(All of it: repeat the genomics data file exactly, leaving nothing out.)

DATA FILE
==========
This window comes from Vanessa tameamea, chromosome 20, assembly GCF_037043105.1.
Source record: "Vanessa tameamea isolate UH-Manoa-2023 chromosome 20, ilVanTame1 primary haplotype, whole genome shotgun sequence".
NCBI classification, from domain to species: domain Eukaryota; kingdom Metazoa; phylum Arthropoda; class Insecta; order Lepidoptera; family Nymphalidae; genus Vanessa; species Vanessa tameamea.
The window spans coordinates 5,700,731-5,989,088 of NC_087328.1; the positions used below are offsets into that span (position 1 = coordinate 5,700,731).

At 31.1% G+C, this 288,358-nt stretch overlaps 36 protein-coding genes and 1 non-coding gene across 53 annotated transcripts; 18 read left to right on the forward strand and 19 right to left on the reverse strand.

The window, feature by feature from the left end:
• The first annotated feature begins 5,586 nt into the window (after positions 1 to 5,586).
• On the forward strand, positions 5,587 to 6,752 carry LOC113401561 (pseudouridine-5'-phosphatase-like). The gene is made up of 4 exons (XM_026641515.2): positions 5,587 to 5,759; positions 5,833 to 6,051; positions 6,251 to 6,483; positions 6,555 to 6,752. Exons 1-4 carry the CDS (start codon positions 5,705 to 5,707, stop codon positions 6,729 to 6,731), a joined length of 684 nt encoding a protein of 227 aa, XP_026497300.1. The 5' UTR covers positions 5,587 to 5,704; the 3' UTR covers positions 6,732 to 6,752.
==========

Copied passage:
This window comes from Vanessa tameamea, chromosome 20, assembly GCF_037043105.1.
Source record: "Vanessa tameamea isolate UH-Manoa-2023 chromosome 20, ilVanTame1 primary haplotype, whole genome shotgun sequence".
NCBI classification, from domain to species: domain Eukaryota; kingdom Metazoa; phylum Arthropoda; class Insecta; order Lepidoptera; family Nymphalidae; genus Vanessa; species Vanessa tameamea.
The window spans coordinates 5,700,731-5,989,088 of NC_087328.1; the positions used below are offsets into that span (position 1 = coordinate 5,700,731).

At 31.1% G+C, this 288,358-nt stretch overlaps 36 protein-coding genes and 1 non-coding gene across 53 annotated transcripts; 18 read left to right on the forward strand and 19 right to left on the reverse strand.

The window, feature by feature from the left end:
• The first annotated feature begins 5,586 nt into the window (after positions 1 to 5,586).
• On the forward strand, positions 5,587 to 6,752 carry LOC113401561 (pseudouridine-5'-phosphatase-like). The gene is made up of 4 exons (XM_026641515.2): positions 5,587 to 5,759; positions 5,833 to 6,051; positions 6,251 to 6,483; positions 6,555 to 6,752. Exons 1-4 carry the CDS (start codon positions 5,705 to 5,707, stop codon positions 6,729 to 6,731), a joined length of 684 nt encoding a protein of 227 aa, XP_026497300.1. The 5' UTR covers positions 5,587 to 5,704; the 3' UTR covers positions 6,732 to 6,752.